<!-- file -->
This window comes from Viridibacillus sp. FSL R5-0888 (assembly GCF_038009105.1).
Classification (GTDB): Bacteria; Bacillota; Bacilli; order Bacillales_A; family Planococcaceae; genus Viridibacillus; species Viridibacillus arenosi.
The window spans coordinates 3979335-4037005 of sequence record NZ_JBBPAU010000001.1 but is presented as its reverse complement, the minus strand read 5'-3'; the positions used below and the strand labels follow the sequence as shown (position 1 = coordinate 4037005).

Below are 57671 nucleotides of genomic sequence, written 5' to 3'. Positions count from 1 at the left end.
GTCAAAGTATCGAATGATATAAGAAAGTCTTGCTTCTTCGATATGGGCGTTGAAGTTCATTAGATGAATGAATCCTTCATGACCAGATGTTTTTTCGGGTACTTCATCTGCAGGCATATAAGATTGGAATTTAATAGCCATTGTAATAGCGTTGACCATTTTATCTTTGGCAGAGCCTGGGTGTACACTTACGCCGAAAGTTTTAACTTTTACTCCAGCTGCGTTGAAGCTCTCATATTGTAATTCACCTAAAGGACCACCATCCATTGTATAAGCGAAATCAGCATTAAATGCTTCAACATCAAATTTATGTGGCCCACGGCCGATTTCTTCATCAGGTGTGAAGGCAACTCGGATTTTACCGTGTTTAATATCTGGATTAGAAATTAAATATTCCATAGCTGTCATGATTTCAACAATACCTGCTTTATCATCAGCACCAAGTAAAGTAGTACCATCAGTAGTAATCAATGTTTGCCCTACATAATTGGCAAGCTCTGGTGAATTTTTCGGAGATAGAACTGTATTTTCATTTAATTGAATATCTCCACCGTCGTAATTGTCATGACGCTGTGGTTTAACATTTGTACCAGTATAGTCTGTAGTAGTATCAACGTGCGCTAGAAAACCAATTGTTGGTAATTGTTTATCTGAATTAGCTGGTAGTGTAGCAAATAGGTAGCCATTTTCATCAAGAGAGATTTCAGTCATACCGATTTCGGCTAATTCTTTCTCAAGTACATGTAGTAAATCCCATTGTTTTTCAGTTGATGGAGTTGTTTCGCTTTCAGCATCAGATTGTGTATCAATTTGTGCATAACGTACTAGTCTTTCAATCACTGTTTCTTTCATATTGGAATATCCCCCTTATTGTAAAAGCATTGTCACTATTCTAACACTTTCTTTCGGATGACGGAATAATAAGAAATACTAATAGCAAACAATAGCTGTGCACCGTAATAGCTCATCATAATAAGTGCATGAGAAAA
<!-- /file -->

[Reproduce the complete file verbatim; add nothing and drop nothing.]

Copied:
This window comes from Viridibacillus sp. FSL R5-0888 (assembly GCF_038009105.1).
Classification (GTDB): Bacteria; Bacillota; Bacilli; order Bacillales_A; family Planococcaceae; genus Viridibacillus; species Viridibacillus arenosi.
The window spans coordinates 3979335-4037005 of sequence record NZ_JBBPAU010000001.1 but is presented as its reverse complement, the minus strand read 5'-3'; the positions used below and the strand labels follow the sequence as shown (position 1 = coordinate 4037005).

Below are 57671 nucleotides of genomic sequence, written 5' to 3'. Positions count from 1 at the left end.
GTCAAAGTATCGAATGATATAAGAAAGTCTTGCTTCTTCGATATGGGCGTTGAAGTTCATTAGATGAATGAATCCTTCATGACCAGATGTTTTTTCGGGTACTTCATCTGCAGGCATATAAGATTGGAATTTAATAGCCATTGTAATAGCGTTGACCATTTTATCTTTGGCAGAGCCTGGGTGTACACTTACGCCGAAAGTTTTAACTTTTACTCCAGCTGCGTTGAAGCTCTCATATTGTAATTCACCTAAAGGACCACCATCCATTGTATAAGCGAAATCAGCATTAAATGCTTCAACATCAAATTTATGTGGCCCACGGCCGATTTCTTCATCAGGTGTGAAGGCAACTCGGATTTTACCGTGTTTAATATCTGGATTAGAAATTAAATATTCCATAGCTGTCATGATTTCAACAATACCTGCTTTATCATCAGCACCAAGTAAAGTAGTACCATCAGTAGTAATCAATGTTTGCCCTACATAATTGGCAAGCTCTGGTGAATTTTTCGGAGATAGAACTGTATTTTCATTTAATTGAATATCTCCACCGTCGTAATTGTCATGACGCTGTGGTTTAACATTTGTACCAGTATAGTCTGTAGTAGTATCAACGTGCGCTAGAAAACCAATTGTTGGTAATTGTTTATCTGAATTAGCTGGTAGTGTAGCAAATAGGTAGCCATTTTCATCAAGAGAGATTTCAGTCATACCGATTTCGGCTAATTCTTTCTCAAGTACATGTAGTAAATCCCATTGTTTTTCAGTTGATGGAGTTGTTTCGCTTTCAGCATCAGATTGTGTATCAATTTGTGCATAACGTACTAGTCTTTCAATCACTGTTTCTTTCATATTGGAATATCCCCCTTATTGTAAAAGCATTGTCACTATTCTAACACTTTCTTTCGGATGACGGAATAATAAGAAATACTAATAGCAAACAATAGCTGTGCACCGTAATAGCTCATCATAATAAGTGCATGAGAAAA